Wednesday, June 9, 2010

Men Behaving Badly: Boswell celebrates the King's birthnight

Wednesday, June 9, 2010
Loretta reports:

From Boswell’s London Journal 1762-63
FRIDAY 3 JUNE [1763]
…I am always resolving to study propriety of conduct.  But I never persist with any steadiness.  I hope, however, to attain it.  I shall perhaps go abroad a year or two, which may confirm me in proper habits.  In the mean time let me strive to do my best.

It was the King’s birthnight, and I resolved to be a blackguard and to see all that was to be seen.  I dressed myself in my second-mourning suit,[4] in which I had been powdered many months, dirty buckskin breeches and black stockings, a shirt of Lord Eglinton’s which I had worn two days, and a little round hat with tarnished silver lace belonging to a disbanded officer of the Royal Volunteers.  I had in my hand an old oaken stick battered against the pavement.  And was I not a complete blackguard?  I went to the Park, picked up a low brimstone,[5] called myself a barber and agreed with her for sixpence, went to the bottom of the Park arm in arm and dipped my machine in the Canal and performed most manfully.  I then went as far as St. Paul’s Church-yard, roaring along, and then came to Ashley’s Punch-house and drank three threepenny bowls.  In the Strand I picked up a little profligate wretch and gave her sixpence.  She allowed me entrance.  But the miscreant refused me performance.  I was much stronger than her, and volens nolens pushed her up against the wall.  She however gave a sudden spring from me; and screaming out, a parcel of more whores and soldiers came to her relief.  “Brother soldiers,” said I, “should not a half-pay officer r-g-r[6] for sixpence?  And here has she used me so and so.”  I got them on my side, and I abused her in blackguard style, and then left them.  At Whitehall I picked up another girl to whom I called myself a highwayman and told her I had no money and begged she would trust me.  But she would not.  My vanity was somewhat gratified tonight that, notwithstanding of my dress, I was always taken for a gentleman in disguise.  I came home about two o'clock, much fatigued.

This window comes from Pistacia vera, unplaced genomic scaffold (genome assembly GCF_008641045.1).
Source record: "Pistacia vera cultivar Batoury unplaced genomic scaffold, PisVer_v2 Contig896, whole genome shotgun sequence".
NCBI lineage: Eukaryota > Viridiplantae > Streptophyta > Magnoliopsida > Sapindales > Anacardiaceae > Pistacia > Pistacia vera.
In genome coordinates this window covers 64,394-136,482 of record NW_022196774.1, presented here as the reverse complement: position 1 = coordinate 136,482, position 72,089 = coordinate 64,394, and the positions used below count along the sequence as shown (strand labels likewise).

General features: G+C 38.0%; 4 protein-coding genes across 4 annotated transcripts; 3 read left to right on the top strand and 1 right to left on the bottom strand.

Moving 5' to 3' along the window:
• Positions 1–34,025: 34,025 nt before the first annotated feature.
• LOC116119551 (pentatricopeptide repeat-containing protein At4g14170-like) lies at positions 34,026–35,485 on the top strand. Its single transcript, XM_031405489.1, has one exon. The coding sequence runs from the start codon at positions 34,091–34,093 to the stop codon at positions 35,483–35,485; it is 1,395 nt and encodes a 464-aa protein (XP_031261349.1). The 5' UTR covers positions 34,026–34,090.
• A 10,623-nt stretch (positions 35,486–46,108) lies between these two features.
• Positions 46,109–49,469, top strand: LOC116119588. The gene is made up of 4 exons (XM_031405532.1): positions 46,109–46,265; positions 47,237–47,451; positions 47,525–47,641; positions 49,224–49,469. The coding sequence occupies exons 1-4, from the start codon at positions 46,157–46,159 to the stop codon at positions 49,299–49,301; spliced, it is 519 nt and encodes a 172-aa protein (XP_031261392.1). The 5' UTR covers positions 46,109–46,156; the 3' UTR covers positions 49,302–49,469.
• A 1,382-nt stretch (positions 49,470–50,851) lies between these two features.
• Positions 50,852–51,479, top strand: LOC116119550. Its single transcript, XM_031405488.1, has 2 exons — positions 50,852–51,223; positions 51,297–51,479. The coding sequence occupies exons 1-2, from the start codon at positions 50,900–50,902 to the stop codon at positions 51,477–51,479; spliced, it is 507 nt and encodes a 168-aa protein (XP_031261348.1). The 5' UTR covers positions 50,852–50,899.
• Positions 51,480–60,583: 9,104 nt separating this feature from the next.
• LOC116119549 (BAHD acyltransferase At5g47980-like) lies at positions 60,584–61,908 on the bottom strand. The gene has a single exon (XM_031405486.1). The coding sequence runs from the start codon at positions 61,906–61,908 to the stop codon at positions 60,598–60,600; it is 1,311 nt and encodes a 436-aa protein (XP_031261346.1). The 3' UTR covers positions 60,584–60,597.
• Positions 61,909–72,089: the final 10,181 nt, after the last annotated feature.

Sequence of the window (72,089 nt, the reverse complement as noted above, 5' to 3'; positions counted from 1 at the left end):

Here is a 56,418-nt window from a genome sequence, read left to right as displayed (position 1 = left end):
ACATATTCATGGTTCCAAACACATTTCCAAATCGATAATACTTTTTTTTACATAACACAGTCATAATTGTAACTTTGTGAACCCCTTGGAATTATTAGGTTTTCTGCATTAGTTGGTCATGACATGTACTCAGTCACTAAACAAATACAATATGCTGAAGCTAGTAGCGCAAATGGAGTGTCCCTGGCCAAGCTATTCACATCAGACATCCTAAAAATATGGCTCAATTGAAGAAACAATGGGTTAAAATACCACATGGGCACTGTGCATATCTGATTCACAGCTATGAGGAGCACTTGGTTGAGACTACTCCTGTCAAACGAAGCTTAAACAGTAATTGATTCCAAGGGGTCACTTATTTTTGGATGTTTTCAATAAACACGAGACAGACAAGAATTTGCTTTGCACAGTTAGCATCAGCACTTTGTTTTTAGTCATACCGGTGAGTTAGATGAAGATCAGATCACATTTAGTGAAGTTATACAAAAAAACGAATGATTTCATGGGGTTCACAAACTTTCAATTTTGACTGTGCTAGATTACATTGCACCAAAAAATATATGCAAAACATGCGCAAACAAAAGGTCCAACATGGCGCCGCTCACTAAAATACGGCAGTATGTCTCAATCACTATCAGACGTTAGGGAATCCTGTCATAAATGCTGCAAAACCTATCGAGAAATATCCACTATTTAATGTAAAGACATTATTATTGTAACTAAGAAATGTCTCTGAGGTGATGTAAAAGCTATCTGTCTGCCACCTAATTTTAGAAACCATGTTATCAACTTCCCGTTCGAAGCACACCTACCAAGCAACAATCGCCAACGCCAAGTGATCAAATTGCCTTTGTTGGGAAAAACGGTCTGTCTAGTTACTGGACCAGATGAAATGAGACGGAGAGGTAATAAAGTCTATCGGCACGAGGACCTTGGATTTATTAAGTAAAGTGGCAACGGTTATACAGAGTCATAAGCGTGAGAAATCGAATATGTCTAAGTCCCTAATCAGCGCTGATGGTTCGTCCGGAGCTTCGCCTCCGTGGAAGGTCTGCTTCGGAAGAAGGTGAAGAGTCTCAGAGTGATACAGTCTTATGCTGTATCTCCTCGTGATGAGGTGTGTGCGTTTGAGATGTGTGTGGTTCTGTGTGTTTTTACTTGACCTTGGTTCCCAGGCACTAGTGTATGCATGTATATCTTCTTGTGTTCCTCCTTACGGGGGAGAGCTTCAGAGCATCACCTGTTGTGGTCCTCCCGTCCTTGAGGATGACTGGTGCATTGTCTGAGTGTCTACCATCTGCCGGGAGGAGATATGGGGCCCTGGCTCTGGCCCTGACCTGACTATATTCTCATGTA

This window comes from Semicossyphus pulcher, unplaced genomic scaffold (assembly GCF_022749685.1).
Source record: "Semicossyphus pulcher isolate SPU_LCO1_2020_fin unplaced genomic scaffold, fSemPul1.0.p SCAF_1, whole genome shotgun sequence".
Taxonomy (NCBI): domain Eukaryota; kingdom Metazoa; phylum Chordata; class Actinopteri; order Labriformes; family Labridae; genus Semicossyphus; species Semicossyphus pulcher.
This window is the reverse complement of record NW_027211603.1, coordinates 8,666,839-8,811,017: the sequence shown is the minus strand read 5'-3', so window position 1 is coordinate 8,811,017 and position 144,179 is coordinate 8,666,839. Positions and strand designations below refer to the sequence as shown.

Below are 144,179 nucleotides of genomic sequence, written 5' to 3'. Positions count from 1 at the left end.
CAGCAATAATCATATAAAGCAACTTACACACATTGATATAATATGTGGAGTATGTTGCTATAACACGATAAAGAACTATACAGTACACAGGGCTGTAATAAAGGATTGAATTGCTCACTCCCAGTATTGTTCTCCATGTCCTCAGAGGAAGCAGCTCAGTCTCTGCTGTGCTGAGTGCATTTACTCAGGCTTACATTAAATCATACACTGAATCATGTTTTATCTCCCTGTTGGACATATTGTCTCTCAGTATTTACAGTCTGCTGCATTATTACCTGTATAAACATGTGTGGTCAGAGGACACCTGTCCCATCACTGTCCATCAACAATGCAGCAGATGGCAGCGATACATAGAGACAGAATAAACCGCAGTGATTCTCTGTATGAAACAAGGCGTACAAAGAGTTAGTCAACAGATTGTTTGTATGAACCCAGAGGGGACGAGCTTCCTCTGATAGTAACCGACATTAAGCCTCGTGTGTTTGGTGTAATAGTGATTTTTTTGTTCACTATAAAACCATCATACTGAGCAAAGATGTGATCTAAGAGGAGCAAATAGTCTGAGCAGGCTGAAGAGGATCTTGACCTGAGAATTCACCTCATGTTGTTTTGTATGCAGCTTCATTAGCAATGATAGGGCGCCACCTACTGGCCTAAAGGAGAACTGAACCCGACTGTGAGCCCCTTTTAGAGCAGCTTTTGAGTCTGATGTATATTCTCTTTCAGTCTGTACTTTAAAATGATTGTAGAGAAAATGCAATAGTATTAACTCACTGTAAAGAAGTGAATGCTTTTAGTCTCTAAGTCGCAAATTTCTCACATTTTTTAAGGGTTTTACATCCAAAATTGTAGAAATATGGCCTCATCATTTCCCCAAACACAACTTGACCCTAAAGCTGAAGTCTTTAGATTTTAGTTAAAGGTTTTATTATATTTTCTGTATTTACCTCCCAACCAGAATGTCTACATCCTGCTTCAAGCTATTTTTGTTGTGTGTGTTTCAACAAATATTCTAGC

[4]A dark suit but less sombre than one worn for first or full mourning.  This one happened to be Boswell’s oldest or shabbiest suit, and as he had worn it while his hair was being powdered, it had grown more shabby.
[5] Virago, spit-fire
[6] Roger, a word of other meaning than it has acquired since the introduction of radio-telephony.
Above left:  Street walkers
Below right:  The sailors adventure to the streights of Merry-land or, An evening view on Ludgate Hill

Illustrations courtesy Library of Congress Prints and Photographs Division Washington, D.C. 20540 USA


Heather Carroll said...

Boswell's bad behavior always leaves me with a sick feeling. I recall one of his letters where he rapes (or attempts to) a girl on the street and gets caught, and, like these entries, he writes about it with the same expression as he would in describing making his morning tea! What a pig. Can you tell I'm not a Boswell fan?

LorettaChase said...

And he has such a high opinion of himself, too.

ILoveVersailles said...

I agree with Heather: what a pig. Even making allowances for the historical differences in how men viewed women in general, and how gentlemen (!) viewed women they regarded as beneath them, Boswell's still a first-class jerk. Johnson can have him.

Isabella Bradford/Susan Holloway Scott said...

He has an ENORMOUS high opinion of himself. All that nonsense about how he was dressing down to look like a rogue, yet of course everyone recognized him as a true gentleman. Gosh, how did they guess? The truly scary part is that I suspect there were a lot more of these arrogant, bullying, sexist "gentlemen" than we 21st c. folk (esp. us women-folk) want to believe.

Lauren said...

I'm amazed by the great illustrations. Who knew they'd have prints like these in the Library of Congress?

Isabella Bradford/Susan Holloway Scott said...

Here's a refreshing counterpoint to Boswell's swinishness in one of his much more honorable contemporaries, the Earl of Besborough:

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